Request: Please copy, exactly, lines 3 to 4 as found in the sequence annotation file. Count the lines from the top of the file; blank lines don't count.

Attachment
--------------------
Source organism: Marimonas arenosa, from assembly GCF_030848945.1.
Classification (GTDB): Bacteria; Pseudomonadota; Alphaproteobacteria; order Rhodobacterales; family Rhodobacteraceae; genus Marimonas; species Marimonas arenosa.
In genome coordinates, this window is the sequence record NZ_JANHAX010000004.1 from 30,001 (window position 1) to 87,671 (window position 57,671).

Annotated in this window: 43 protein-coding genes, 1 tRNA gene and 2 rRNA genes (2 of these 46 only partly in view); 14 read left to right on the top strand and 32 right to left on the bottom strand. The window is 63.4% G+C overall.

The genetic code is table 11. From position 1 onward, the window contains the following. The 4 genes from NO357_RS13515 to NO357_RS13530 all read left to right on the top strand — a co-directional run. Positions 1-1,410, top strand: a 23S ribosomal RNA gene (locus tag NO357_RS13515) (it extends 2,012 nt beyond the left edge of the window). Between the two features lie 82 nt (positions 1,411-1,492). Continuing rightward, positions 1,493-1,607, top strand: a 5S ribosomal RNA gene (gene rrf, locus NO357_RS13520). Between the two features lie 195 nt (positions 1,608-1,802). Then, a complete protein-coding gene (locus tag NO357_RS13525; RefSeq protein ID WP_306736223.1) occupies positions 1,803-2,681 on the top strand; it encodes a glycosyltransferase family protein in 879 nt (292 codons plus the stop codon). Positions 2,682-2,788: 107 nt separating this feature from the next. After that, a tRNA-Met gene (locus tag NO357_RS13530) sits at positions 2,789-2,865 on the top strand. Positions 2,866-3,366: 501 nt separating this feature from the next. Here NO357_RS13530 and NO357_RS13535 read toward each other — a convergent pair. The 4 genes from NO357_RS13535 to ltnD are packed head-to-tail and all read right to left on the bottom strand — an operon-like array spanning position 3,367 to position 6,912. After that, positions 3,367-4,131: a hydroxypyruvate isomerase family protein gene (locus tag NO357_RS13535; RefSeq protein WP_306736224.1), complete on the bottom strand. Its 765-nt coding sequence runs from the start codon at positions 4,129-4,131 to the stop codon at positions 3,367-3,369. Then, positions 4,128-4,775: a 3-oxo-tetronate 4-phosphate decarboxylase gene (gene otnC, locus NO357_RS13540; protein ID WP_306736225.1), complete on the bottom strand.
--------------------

In genome coordinates, this window is the sequence record NZ_JANHAX010000004.1 from 30,001 (window position 1) to 87,671 (window position 57,671).

Annotated in this window: 43 protein-coding genes, 1 tRNA gene and 2 rRNA genes (2 of these 46 only partly in view); 14 read left to right on the top strand and 32 right to left on the bottom strand. The window is 63.4% G+C overall.